Tag Archives: Native American Indians

The Modoc War, 1872-73

The Modoc War, 1872-73


From the late 1860s there was an uneasy peace until the outbreak in 1872 of the Modoc War, one of the smallest, and certainly one of the oddest, campaigns the US Army ever had to fight. As usual, problems arose from political pressure exerted by land-hungry settlers: in this instance, they wanted the fertile lands of the Modoc tribe of northern California. As a result, the Modocs were ordered from their ancestral lands to a reservation in southern Oregon, which they were to share with the more numerous Klamath tribe.

Bear River massacre in 1863

Bear River massacre in 1863

Four miles north of Preston, Idaho, the Bear River quietly ambles through green valleys and sagebrush covered mountains, the Shoshone call this place Boa Ogoi. Something happened on this site that is little known to U.S. history. But it is seared forever into the memory of the Shoshone.

The lost colony on Roanoke Island

The lost colony on Roanoke Island

Sir Walter Ralegh was rather a poser, and a dandy. He was the man who according to legend got into the Queen Elizabeth’s good books when they first met by laying his plush new cloak over a puddle so that she would not wet her feet as she crossed the muddy road; in the town of Raleigh in North Carolina there is a motel called The Velvet Cloak. It was said at one point that he had spent 6,000 gold pieces on his shoes alone. But he was also a visionary who organized the world’s first scientific expedition, and he laid the foundations of the British Empire.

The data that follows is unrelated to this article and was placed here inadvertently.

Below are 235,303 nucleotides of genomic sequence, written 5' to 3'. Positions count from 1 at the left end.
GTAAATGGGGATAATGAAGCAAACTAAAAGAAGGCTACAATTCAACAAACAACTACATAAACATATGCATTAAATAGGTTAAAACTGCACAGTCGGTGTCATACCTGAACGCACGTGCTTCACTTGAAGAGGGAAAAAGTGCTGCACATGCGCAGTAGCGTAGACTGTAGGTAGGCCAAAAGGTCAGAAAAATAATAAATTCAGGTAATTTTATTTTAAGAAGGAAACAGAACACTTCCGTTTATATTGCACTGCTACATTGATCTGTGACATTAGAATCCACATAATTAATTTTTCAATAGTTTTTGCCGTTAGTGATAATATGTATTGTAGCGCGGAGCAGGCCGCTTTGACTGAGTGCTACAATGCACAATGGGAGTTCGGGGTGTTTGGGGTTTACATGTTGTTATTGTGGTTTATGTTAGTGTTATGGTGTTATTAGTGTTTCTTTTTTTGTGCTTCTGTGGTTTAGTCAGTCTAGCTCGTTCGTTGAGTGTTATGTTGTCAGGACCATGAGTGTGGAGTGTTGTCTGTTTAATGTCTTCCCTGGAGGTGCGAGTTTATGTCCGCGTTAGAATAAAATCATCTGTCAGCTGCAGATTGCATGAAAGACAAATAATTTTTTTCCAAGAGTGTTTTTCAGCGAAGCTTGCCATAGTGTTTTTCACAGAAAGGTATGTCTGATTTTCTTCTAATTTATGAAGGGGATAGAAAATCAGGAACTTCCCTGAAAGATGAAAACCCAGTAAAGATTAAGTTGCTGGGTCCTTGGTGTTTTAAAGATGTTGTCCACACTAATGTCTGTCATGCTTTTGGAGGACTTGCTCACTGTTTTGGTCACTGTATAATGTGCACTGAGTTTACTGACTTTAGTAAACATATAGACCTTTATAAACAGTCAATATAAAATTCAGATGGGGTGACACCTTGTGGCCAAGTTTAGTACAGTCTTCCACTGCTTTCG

The Indians of American Northwest Coast

The Indians of American Northwest Coast

The Northwest coast offers a mild climate with a wide array of food resources. Several distinctive cultures developed on the Northwest Coast from the Columbia River through coastal British Columbia to the top of the Alaskan panhandle. The cultures are very similar in some ways and remarkably diverse in others. People from all regions developed a rich ceremonial and spiritual life. They invested tremendous creative energy in artistic expressions, including songs, dances, legends and spectacular, philosophically powerful art work.

When Calamity Jane ‘rides on’

When Calamity Jane ‘rides on’

Martha (or Marthy) Jane Cannary was the oldest of six children, having two brothers and three sisters, born to Robert and Charlotte Cannary. Both of her parents were born in Ohio. In 1865, the family emigrated over five months with a wagon train from Missouri to Virginia City, Montana. Her mother died along the way in Black Foot, Montana, in 1866.